So the question really becomes: Could Elisburg have identified a trade partner willing to acquire a starting-caliber small forward in Harkless ($11.0 million, expiring) and a wad of cash in exchange for a player(s) making no more than $8.0 million (if the Heat wanted to add a 15th player) or $9.6 million (if they were fine remaining at 14, where they are today), in either the last or second to last year of his contract?

You have to believe the answer to that question is yes.(4)

(And, even if not, Miami could’ve instead stretched Harkless, reducing the dead-money cap charge through 2021-22 from $5.2 million to at most $3.7 million, but more likely to between $2.9 million (buyout) and $3.5 million (set-off)).

Net Cost: $1.9 million – $3.5 million, and a $5.2 million annual dead-money cap charge through 2021-22

CONCLUSION:

So… What did the Goran Dragic “miscommunication” with the Mavs end up costing the Heat?

Very likely: (i) $10 million-plus in salary, (ii) a future first-round pick, and (iii) a costly $5.2 million dead-money cap charge through 2021-22 (when Miami could be a major player in free agency). That’s painful!

Forgone Opportunity?

The Mavs bypassing the opportunity to become the third team in the Butler sign-and-trade transaction certainly proved painful. But could that portion of the trade have ultimately happened?

The Heat responded to the Mavs refusal by finding an alternative with the Blazers and Clippers, which saved the Butler trade. But it makes you wonder: Given the significant cost it took with L.A., did Miami first consider trying to revive the trade with Dallas?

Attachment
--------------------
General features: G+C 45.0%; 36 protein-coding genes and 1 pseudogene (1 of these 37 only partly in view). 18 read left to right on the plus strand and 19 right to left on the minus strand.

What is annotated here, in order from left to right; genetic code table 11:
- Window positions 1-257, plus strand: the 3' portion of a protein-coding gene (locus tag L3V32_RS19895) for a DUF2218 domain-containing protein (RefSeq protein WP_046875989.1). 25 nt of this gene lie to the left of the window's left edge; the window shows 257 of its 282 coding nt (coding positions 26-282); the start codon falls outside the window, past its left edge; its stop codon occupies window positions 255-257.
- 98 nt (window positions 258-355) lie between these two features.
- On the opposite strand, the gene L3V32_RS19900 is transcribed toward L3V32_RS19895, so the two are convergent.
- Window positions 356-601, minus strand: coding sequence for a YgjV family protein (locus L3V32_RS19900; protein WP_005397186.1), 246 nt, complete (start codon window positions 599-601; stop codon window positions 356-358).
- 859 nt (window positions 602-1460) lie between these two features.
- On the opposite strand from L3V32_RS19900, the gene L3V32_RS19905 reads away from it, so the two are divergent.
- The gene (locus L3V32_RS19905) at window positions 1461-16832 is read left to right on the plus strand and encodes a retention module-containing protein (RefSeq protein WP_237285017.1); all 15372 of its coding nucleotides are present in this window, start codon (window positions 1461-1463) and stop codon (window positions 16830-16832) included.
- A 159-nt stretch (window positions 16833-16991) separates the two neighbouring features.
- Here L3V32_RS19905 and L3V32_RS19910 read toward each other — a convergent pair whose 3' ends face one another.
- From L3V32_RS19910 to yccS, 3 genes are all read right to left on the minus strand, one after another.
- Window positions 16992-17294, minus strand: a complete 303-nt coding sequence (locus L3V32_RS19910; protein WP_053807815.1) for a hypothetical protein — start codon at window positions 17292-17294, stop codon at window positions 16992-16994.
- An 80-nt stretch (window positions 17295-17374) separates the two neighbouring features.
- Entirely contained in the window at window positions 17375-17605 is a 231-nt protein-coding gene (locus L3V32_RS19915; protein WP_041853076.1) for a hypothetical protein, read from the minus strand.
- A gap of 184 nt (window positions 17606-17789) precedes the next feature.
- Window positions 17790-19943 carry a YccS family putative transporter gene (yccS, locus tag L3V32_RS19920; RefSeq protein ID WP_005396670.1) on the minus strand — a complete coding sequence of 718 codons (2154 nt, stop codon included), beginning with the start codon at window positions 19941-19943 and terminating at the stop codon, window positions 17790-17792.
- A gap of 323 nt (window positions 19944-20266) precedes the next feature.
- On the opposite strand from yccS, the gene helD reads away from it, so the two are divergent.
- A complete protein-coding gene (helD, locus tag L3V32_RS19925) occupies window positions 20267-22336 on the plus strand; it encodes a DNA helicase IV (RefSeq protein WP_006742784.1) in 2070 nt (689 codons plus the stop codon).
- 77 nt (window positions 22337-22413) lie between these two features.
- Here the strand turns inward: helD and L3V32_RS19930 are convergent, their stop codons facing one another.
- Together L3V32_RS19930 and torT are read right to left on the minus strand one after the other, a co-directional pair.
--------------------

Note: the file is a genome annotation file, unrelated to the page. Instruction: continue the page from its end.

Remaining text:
What if Miami simply waited Dallas out?

The final Butler trade was agreed to on July 1, but it couldn’t be officially executed until after the league’s annual moratorium ended on July 6. So, theoretically, the Heat could’ve given the Mavs five days to consider its alternatives and circle back if they couldn’t find anything better.

On July 6, the Mavs were in the midst of striking out on their top free agent target Danny Green — meaning they weren’t able to find any alternative to Dragic over those five days — and were preparing to make a run at Memphis Grizzlies’ restricted free agent point guard Delon Wright. Ultimately, with the room they would’ve used for Dragic, Dallas instead gave up two second-round picks to acquire Wright in a sign-and-trade. Which begs the question: Would Dallas rather have (a) Dragic ($19.2 million expiring), or (b) Wright (three years, $27.0 million), minus the two second-round picks it cost to acquire him?

Even if (a) is your choice, timing is important to consider here. While the Blazers and Sixers would not have been impacted by whether the Heat leveraged the Mavs or Clippers to complete the trade, L.A. itself would not have been too happy waiting on the Heat to determine whether or not they’d be getting the first-round pick (and Harkless) they ultimately used to acquire Paul George. It would’ve been very difficult and risky to pull off, even if it were possible. Butler’s fate in Miami was hanging in the balance, and that’s something with which the Heat couldn’t afford to gamble.

What if Miami instead just sweetened the deal?

If the Dallas portion of the deal could’ve saved Miami three valuable things – $10 million in salary, a future first-round pick, and a $5.2 million dead-money cap charge through 2021-22 – then Miami could’ve theoretically offered some of those things (or other things) to Dallas as an enticement, and pocketed the difference.

Would the Mavs have agreed to acquire Dragic if the Heat also offered, say, the first-round pick it instead sent to the Clippers? If so, the Heat would’ve still generated $10 million of savings AND avoided the $5.2 million stretch.